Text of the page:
Friday, April 01, 2011

Figari Sales American Graffiti Coupe!

'Keeping the flame alive' says new owner
Popular car to receive upgrades
By Seth Berlestein
Although quoted many times over the years as saying he never would, Rick Figari of San Francisco, CA has announced that he has sold the 1932 Ford 5W Coupe that stole the hearts of so many car enthusiasts in the 1973 movie American Graffiti. The little yellow hot rod that is credited with reviving the hobby of hotrodding has been under the care of Mr. Figari since he purchased the car in 1985. After using the car as a daily driver while in school, he partnered with actor Paul LeMat and put the car on display at car shows all over the world. This proved so popular with the fans that Figari purchased a replica of the 1955 Chevy that the Coupe raced at the end of American Graffiti. "I figured, why not give the people what they wanted. Seeing these two icons together is always a thrill. Even for me after all these years." But the road eventually took it's toll on Rick and his actor friend.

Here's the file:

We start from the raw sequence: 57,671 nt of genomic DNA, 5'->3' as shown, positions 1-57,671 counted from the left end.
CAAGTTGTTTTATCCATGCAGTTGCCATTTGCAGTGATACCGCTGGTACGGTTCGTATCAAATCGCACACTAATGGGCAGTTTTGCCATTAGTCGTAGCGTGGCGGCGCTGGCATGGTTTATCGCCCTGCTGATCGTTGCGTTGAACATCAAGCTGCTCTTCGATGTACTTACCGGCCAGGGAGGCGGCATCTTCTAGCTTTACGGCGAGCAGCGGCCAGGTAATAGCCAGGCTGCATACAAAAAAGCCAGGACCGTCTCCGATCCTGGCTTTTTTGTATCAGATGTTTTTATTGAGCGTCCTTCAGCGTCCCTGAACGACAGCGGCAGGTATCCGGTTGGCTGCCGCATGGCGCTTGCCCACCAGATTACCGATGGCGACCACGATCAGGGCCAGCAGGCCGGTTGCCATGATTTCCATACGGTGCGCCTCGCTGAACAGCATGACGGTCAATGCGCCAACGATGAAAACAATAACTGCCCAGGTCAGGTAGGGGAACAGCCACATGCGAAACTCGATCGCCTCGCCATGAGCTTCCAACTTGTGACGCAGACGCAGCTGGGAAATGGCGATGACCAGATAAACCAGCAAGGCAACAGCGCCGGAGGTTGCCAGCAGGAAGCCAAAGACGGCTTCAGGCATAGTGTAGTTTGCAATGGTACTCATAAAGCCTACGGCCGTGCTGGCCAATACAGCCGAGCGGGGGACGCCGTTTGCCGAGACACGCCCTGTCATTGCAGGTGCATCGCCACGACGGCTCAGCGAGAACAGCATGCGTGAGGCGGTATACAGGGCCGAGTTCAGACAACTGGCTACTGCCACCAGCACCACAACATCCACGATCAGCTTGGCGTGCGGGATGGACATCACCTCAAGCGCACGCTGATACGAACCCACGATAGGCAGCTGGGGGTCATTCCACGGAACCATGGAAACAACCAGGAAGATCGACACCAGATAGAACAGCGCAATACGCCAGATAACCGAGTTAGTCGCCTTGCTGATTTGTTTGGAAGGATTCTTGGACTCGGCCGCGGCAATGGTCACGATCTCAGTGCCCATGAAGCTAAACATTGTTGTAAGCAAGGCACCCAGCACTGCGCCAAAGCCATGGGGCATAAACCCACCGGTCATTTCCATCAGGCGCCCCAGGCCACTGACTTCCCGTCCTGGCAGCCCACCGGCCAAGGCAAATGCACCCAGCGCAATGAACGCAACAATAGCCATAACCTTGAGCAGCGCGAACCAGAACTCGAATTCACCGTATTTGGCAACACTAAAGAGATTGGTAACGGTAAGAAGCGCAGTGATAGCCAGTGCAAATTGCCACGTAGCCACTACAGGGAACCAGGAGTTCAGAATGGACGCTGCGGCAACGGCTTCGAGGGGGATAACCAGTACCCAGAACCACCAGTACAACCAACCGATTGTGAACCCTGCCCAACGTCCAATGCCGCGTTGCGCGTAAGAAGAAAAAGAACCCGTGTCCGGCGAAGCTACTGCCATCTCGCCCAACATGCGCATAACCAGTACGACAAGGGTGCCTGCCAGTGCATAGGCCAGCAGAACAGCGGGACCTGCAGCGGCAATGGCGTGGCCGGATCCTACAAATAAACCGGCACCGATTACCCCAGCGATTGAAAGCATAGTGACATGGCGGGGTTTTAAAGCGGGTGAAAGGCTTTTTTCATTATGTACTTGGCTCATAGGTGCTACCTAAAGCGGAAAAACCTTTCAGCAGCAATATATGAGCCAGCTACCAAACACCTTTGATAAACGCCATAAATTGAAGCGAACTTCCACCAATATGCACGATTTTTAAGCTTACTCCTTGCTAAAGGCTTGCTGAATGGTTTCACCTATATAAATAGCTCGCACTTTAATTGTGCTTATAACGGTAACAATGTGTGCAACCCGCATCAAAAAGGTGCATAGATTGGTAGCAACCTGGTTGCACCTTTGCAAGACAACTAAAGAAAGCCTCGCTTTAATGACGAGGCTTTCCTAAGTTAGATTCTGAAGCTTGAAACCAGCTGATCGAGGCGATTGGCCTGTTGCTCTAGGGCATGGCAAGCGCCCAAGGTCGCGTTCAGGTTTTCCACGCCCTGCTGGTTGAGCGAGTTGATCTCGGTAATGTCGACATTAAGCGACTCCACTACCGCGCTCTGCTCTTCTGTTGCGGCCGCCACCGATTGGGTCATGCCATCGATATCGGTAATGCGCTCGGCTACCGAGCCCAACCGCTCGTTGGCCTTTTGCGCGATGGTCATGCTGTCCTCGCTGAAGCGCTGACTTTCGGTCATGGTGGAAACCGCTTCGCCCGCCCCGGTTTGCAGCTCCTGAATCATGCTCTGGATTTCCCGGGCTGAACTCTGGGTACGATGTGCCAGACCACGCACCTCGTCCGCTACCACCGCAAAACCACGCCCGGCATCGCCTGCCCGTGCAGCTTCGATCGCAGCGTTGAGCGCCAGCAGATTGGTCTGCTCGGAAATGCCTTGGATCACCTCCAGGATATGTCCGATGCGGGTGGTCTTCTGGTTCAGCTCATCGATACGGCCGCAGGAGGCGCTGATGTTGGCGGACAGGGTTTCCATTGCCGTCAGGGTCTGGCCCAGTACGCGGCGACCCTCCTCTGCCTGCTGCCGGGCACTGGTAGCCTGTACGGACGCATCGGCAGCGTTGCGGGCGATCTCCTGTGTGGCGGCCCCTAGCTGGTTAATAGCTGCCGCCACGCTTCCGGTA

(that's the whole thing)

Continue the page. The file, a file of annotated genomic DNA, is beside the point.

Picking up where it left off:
Attack of the clones
"It was a lot of work for very little money" Figari now says. "But it was worth it. In the beginning the fans were so appreciative, but then around 2005, it seemed like every other car show attendee was building a tribute (copy)" He says that a particular group of hardcore clone builders made his life a living nightmare. Phone calls at all hours, sneaking into the arenas after hours to photograph the famous Ford, these builders were relentless. "They built websites, traded pictures, cloned parts, I even caught one guy trying to steal parts" he sighs. But even with all the headaches, the Graffiti caravan continued on bringing happiness to thousands of fans. But after showing up at a recent car show and being parked next to one of the worst offenders, Figari came to a realization, it wasn't ever going to stop. "I made up my mind then and there to part with my dream car". He has received many solicitations to buy the car and he says he kept them all. A particularly lucrative offer had come from a businessman in Japan. "It's a long ways away, let those clone builders chase it to the far east" laughs Figari. Discretion keeps him from disclosing the sale amount, but he did reveal it was in the eight figures. "That guy really wanted it, and I was fed up" hey says. Will he regret it later? He hopes not. Will we ever see Milner's car again? We can only hope. AP INTERNET 2011